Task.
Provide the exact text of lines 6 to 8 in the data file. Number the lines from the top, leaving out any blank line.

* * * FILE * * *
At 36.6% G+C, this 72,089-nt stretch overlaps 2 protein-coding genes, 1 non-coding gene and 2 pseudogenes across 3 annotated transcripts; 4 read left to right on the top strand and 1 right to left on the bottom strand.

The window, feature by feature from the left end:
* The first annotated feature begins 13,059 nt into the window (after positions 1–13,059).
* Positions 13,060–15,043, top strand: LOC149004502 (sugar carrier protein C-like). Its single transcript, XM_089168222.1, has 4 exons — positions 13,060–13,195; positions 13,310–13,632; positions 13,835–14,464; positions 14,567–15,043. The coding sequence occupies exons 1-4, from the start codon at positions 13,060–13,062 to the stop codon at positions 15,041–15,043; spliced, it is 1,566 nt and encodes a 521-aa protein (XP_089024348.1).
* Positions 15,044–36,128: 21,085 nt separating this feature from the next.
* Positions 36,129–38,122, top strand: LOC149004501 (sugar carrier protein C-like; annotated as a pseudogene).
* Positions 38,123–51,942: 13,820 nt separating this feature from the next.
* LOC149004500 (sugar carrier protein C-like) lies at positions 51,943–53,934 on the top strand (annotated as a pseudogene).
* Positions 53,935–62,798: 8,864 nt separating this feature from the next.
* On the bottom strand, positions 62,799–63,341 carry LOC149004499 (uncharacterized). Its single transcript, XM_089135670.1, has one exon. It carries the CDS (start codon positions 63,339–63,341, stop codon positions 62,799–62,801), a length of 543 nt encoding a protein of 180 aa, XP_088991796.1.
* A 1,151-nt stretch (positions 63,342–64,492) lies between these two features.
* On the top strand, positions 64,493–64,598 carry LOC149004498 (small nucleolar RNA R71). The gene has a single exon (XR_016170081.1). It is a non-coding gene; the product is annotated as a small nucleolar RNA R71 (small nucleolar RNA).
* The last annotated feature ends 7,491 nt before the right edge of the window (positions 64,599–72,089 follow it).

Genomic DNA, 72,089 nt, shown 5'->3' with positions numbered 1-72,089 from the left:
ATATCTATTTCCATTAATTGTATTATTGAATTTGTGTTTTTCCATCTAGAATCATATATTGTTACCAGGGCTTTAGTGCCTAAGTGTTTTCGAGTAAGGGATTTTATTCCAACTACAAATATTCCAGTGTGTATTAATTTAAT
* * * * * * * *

* Positions 36,129–38,122, top strand: LOC149004501 (sugar carrier protein C-like; annotated as a pseudogene).
* Positions 38,123–51,942: 13,820 nt separating this feature from the next.
* LOC149004500 (sugar carrier protein C-like) lies at positions 51,943–53,934 on the top strand (annotated as a pseudogene).